On the Porto side of the river you find lots of street sellers and waterside cafes with a real bohemian feel. Whilst there are people selling boat tours and plenty of tourist info offices, Porto feels refreshingly un-touristy. Even on the busiest days, there are plenty of winding side streets full of architectural treasures where you can escape any crowds. It’s a city where you can spend hours just wandering around, being wowed by the buildings around you. Even the high street plays home to some magnificent architecture especially the charming Art Nouveau styled Majestic Café. Our highlights of this beautiful city include the huge cathedral, the stunning Ingreja do Carmen church and the lovely Jardim Palacio de Cristal park which offers phenomenal views of the city. The jewel in Porto’s crown however has to be the riverside view so be sure to get yourself over the bridge and grab a seat to really appreciate it. In fact do it twice as the view is very different but just as impressive at night time!
One last piece of advice? Bring a strong set of legs and a comfy pair of shoes, Porto is STEEP!
A very close second comes the fairytale wonderland of Sintra. High up in the mountains, the centre of Sintra is a charming maze of cobbled streets, full of cafes and shops. Across the road you find the national palace, with its grand Moorish influenced rooms, extravagant furniture and flamboyant ceilings (PRO TIP – visit on a Sunday morning to avoid the 7 euro entry fee).
The costs meant we didn’t visit the Moorish castle or go inside the Palacio Nacional de Pena. We did go into the gardens at the Pena Palace and spend a thoroughly enjoyable afternoon. The ticket permits entry to the outer section of the palace where you can enjoy the quirky architecture and you can also climb up to the highest point of the park for superb views of the brightly coloured palace and all of Sintra.
We also visited the wonderfully bizarre Quinta da Regaleira and its unique gardens. I cannot recommend a visit enough! Full of fountains, grottoes and castle turrets, the gardens make you feel like you could be in a fairytale storybook. If it wasn’t for the fact we got incredibly thirsty and a coke cost 3 EUROS(!), they would’ve had to drag me out kicking and screaming at closing time! Sintra on the whole, whilst a little too touristy, is an adorable city with magnificent views and an abundance of greenery. It truly is a magnificent place to visit with lots of attractions, just make sure you take plenty of Euros with you!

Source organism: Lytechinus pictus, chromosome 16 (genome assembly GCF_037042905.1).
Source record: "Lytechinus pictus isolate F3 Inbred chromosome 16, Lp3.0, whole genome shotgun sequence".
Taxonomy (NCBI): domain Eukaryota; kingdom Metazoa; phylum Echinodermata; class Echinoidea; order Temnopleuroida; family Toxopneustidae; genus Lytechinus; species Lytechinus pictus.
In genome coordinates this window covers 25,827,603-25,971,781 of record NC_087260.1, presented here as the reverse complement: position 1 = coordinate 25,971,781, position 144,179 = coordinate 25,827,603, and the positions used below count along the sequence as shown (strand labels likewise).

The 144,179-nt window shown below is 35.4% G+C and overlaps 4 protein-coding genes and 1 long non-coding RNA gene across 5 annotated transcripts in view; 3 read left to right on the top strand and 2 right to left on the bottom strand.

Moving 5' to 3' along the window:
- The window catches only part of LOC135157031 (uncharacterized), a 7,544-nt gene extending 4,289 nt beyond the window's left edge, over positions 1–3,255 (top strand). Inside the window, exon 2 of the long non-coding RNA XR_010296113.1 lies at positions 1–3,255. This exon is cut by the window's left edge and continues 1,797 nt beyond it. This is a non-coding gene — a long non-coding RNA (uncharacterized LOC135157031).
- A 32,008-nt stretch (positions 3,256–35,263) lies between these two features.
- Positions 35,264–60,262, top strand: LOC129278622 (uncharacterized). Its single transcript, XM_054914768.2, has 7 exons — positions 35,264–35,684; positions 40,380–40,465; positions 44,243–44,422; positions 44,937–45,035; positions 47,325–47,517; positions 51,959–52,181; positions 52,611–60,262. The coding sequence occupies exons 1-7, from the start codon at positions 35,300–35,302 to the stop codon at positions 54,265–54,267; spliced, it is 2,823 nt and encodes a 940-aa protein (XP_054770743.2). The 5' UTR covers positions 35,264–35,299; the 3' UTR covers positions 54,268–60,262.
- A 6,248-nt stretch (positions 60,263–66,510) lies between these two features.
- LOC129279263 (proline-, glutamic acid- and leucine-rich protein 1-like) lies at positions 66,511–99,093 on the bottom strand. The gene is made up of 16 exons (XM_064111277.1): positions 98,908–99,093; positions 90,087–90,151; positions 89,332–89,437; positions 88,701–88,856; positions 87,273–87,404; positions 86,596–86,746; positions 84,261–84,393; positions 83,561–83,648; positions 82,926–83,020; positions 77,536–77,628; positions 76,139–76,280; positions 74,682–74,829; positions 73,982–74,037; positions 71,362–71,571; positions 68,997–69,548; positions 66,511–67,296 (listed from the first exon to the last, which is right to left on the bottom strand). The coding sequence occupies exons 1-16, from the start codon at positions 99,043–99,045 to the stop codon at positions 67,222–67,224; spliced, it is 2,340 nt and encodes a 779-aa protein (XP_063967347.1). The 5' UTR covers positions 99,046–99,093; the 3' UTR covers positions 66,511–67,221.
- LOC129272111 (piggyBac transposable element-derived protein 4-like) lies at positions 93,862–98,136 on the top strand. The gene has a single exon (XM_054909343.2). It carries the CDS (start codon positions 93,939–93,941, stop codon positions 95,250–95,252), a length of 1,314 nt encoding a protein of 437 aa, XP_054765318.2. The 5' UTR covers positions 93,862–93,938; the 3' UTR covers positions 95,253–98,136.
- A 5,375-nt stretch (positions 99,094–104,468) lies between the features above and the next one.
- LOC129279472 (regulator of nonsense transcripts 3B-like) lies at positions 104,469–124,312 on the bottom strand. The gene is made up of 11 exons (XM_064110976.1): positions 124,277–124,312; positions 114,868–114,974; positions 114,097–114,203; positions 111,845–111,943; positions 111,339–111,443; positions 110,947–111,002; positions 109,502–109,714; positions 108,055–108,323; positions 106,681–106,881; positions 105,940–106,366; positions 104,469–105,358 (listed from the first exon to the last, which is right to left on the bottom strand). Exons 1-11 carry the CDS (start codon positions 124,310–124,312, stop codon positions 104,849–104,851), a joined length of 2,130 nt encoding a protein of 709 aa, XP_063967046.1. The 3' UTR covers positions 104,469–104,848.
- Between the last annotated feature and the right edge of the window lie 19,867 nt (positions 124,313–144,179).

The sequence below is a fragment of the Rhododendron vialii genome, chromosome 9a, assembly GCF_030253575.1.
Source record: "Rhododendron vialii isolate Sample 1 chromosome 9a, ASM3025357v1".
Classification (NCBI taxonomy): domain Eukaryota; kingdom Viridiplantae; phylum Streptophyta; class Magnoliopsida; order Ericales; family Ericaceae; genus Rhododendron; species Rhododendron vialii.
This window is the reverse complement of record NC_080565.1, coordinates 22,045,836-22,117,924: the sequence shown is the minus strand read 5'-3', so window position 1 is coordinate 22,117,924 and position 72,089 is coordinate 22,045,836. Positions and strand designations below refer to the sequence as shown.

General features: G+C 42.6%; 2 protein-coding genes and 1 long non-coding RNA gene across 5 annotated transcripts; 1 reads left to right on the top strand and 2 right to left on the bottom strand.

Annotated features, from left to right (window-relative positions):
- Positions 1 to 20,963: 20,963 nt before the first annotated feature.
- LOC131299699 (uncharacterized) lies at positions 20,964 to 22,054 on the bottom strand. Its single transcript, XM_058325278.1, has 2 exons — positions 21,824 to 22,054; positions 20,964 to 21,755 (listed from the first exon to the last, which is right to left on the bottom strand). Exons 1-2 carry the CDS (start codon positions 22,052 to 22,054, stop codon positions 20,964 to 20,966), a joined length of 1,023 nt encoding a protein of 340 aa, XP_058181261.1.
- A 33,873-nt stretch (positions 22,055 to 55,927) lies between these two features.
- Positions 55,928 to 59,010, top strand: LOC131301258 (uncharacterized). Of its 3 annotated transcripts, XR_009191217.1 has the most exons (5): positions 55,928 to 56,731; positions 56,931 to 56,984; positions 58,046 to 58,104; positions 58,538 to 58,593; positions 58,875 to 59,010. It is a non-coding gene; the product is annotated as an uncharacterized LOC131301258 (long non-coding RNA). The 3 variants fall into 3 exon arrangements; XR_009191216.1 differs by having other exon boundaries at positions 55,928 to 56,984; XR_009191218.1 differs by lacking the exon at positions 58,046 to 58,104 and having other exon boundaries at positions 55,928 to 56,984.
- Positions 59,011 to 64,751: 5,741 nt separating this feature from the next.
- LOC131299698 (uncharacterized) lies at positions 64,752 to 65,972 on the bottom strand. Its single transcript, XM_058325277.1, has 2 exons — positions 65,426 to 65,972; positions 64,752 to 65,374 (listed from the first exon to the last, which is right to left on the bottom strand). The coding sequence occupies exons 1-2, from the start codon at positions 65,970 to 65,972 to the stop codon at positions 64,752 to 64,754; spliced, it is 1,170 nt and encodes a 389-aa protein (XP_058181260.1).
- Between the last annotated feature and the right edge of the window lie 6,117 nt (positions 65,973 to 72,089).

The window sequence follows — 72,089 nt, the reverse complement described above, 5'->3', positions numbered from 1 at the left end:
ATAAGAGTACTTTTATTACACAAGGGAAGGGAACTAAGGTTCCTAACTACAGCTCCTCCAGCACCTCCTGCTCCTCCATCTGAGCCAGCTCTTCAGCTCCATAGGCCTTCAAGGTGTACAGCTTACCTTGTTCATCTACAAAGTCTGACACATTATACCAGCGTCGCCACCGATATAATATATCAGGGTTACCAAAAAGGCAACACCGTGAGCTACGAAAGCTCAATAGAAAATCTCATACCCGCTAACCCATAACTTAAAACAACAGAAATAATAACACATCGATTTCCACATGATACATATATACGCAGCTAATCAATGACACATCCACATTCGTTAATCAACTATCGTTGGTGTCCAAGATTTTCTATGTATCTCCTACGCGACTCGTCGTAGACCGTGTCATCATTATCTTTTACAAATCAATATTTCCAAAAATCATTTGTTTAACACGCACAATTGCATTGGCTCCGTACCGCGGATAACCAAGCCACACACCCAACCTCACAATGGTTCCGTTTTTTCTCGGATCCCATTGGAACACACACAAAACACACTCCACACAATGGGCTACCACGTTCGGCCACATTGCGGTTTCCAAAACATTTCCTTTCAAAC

3. Lisbon and Belem
Elevador de Santa Justa lift, Rossio train station, the Moorish castle and the Basilica. Keen to save money we didn’t bother with a visit to the zoo or aquarium, although I must say I’ve heard great things about both. A major highlight for us was a trip on one of Lisbon’s famed old-fashioned trams. It’s a fantastic way to see the city and avoid walking up the steep hills! Don’t let the hills put you off though as some of the viewpoints, especially Largo da Graca offer spectacular panoramic vistas of the capital. The main detraction however was the sheer number of unscrupulous types hanging around hoping to prey on tourists. It’s hard to relax in an atmosphere when you feel the need to keep an eye on your valuables at all times, and consistently get hassled by people trying to sell you sunglasses and cannabis!